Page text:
The American 'Watershed'

Paul Johnson is one of my favorite historians. In his already classic A History of the American People, he singles out the Woodrow Wilson administration as “one of the great watersheds of American history.” What does he mean by that?

Watershed Man?

Watershed Man?

Americans prior to the Wilson era, Johnson explains, “enjoyed a laissez-faire society which was by no means unrestrained but whose limitations to their economic freedom were imposed by their belief in a God-ordained moral code rather than a government one devised by man.”

In other words, although Americans were free to do as they wished, they always understood there were limits placed on that freedom by God. Generally speaking, they either stayed within those limits or were punished for violating them.

The Wilson era replaced that mode of thinking—normally called self-government—with a code created by man and instituted via civil government.

Typical of the earlier approach is this gem found in a speech by President John Adams:

We have no government armed with power capable of contending with human passions unbridled by morality and religion. Avarice, ambition, revenge . . . would break the strongest cords of our Constitution as a whale goes through a net. Our Constitution was made only for a moral and religious people. It is wholly inadequate for the government of any other.

John Adams Understood Self-government

John Adams Understood Self-government

Adams realized that the American government was not a heavy-handed, coercive institution. It would only work if the people maintained a moral and religious foundation in their thinking and lifestyle. If they were to discard that foundation, the Constitution and the government it established would collapse.

This brings us back to Paul Johnson, who declares that we reached that tipping point during the progressivism of the Wilson years. There was an interruption: the 1920s, particularly under President Coolidge, reverted back to founding principles, but the Great Depression ended all that. FDR’s New Deal took Wilson’s ideas and made them reality. Government now became the arbiter of right and wrong; man’s code overruled God’s.

Alexis de Tocqueville, the French observer of America during the early 1830s, published his Democracy in America in 1835. In it, he made a number of comments about the Christian religion in America, marveling that religion could actually be combined with limited government. That was not the way of Europe where a state-sponsored church was the norm.

Alexis de Tocqueville

He expressed a concern, though, for America’s future. Could this liberty he perceived ever be undermined? If so, here’s how he predicted it would happen. Speaking of civil government, he warned,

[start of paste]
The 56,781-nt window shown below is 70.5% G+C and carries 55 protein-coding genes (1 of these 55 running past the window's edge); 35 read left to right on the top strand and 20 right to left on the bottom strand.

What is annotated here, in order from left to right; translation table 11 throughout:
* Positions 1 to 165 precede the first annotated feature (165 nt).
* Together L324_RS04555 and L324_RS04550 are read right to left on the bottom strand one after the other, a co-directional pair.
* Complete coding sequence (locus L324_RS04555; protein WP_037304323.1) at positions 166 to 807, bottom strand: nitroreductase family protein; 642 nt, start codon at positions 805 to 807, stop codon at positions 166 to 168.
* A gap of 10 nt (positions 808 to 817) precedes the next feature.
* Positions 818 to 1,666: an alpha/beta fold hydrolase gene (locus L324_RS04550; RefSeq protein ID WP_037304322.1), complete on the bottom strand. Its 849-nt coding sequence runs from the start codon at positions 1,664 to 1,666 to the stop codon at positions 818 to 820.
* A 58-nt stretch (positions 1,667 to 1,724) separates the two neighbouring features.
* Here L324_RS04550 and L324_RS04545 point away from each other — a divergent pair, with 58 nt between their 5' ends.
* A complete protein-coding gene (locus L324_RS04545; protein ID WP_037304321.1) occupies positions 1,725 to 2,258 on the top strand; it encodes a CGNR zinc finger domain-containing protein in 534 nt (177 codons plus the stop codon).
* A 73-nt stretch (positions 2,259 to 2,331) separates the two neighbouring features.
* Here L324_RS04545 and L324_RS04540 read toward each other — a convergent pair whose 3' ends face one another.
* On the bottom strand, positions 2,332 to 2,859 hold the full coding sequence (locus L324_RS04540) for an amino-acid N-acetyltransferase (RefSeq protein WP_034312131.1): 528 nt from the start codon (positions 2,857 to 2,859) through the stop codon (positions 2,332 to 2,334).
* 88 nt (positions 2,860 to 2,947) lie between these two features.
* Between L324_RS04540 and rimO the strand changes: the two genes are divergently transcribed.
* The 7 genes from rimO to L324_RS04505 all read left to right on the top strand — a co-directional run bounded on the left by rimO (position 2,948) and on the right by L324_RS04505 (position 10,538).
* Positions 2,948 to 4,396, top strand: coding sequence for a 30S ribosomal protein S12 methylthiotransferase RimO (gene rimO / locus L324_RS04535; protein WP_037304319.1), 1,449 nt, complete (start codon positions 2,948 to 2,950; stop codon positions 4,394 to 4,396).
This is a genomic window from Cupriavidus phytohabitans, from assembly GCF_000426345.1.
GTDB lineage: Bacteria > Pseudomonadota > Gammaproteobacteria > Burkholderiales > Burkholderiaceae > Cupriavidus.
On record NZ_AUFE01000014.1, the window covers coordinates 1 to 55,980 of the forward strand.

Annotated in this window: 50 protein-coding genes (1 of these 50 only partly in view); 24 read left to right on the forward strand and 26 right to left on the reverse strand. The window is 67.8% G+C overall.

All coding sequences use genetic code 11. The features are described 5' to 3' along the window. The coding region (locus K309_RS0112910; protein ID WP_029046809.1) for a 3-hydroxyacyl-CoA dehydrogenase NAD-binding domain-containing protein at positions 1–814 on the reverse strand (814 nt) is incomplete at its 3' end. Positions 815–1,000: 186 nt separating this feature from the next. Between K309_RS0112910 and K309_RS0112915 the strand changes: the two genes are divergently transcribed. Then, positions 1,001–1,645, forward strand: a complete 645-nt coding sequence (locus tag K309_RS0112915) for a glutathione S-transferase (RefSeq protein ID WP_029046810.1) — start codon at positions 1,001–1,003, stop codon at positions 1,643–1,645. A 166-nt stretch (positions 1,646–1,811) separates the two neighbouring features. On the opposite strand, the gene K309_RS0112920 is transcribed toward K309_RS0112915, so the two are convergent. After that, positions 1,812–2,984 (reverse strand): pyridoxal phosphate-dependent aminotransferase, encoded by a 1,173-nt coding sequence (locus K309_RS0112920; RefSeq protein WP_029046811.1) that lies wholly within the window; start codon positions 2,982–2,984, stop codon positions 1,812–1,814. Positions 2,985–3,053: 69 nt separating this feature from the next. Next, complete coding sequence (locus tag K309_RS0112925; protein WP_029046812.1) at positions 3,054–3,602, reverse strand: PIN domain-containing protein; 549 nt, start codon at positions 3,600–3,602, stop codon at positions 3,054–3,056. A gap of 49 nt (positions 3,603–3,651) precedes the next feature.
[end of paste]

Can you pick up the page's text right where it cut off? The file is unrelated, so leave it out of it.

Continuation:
Above this race of men stands an immense and tutelary power, which takes upon itself alone to secure their gratifications, and to watch over their fate. That power is absolute, minute, regular, provident, and mild. It would be like the authority of a parent, if, like that authority, its object was to prepare men for manhood; but it seeks, on the contrary, to keep them in perpetual childhood. . . . For their happiness such a government willingly labors, but it chooses to be the sole agent and the only arbiter of that happiness; it provides for their security, foresees and supplies their necessities, facilitates their pleasures, manages their principal concerns, directs their industry, regulates the descent of property and subdivides their inheritances: what remains but to spare them all the care of thinking and all the troubles of living?

Does this sound familiar? The government declares that it knows best, it will take care of all our problems, and we should cease worrying. Trust us, it says, and most of all, please stop thinking so much: we are the experts who can do your thinking for you.

Note that Tocqueville called this govenment “mild.” That is the image it projects—no Hitlers, Stalins, or Maos here—just caring lawmakers and bureaucrats. I love that Tocqueville quote, particularly the last line about not having to think and live life yourself—the government will do both for you. Yet he was not done. He continues with this pearl respecting how the government gets its way:

The will of man is not shattered, but softened, bent, and guided; men are seldom forced by it to act, but they are constantly restrained from acting: such a power does not destroy, but it prevents existence; it does not tyrannize, but it compresses, enervates, extinguishes, and stupefies a people, till each nation is reduced to nothing better than a flock of timid and industrious animals, of which the government is the shepherd.

Is it possible that we are now experiencing Tocqueville’s prophecy? Johnson is correct, I believe, in identifying the Wilson years as a watershed. Is it possible that another watershed can be created, and that the water can begin to run back again the other direction? Frankly, that is our only hope.


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